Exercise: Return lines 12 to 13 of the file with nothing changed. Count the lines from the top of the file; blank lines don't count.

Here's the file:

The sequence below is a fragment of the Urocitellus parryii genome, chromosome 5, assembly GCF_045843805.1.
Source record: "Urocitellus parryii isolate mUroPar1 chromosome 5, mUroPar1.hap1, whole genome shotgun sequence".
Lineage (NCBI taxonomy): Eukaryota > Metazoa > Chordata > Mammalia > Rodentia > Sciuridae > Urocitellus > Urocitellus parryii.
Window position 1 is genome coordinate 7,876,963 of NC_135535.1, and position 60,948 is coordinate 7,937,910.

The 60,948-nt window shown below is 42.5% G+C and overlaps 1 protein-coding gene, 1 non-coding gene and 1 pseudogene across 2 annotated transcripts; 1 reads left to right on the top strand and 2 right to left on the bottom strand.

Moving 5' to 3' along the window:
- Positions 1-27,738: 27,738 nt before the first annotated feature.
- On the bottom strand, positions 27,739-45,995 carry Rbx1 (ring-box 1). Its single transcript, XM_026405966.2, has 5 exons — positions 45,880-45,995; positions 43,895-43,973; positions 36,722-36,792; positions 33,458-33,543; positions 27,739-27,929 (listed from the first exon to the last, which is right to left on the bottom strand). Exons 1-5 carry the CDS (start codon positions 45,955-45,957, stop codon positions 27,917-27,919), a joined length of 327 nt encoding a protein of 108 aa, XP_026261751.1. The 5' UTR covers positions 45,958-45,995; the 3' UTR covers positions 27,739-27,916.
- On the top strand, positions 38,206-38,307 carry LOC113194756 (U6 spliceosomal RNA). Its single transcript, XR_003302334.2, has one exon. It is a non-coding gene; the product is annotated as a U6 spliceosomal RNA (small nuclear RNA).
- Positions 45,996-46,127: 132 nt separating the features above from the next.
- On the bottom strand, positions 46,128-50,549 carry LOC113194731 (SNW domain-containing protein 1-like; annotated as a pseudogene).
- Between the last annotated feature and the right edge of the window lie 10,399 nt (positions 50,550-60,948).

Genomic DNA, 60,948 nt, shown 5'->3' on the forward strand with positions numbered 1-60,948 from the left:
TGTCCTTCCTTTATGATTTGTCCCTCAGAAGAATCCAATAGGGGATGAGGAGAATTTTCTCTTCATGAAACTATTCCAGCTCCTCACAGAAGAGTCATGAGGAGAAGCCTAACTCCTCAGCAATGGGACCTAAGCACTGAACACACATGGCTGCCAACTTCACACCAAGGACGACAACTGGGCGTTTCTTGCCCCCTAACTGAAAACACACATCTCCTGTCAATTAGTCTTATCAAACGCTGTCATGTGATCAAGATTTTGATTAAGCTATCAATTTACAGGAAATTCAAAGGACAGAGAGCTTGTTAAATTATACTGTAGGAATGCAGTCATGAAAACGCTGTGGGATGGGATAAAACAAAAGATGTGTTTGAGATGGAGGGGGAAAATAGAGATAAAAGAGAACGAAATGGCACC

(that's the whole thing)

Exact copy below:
- Between the last annotated feature and the right edge of the window lie 10,399 nt (positions 50,550-60,948).

Genomic DNA, 60,948 nt, shown 5'->3' on the forward strand with positions numbered 1-60,948 from the left: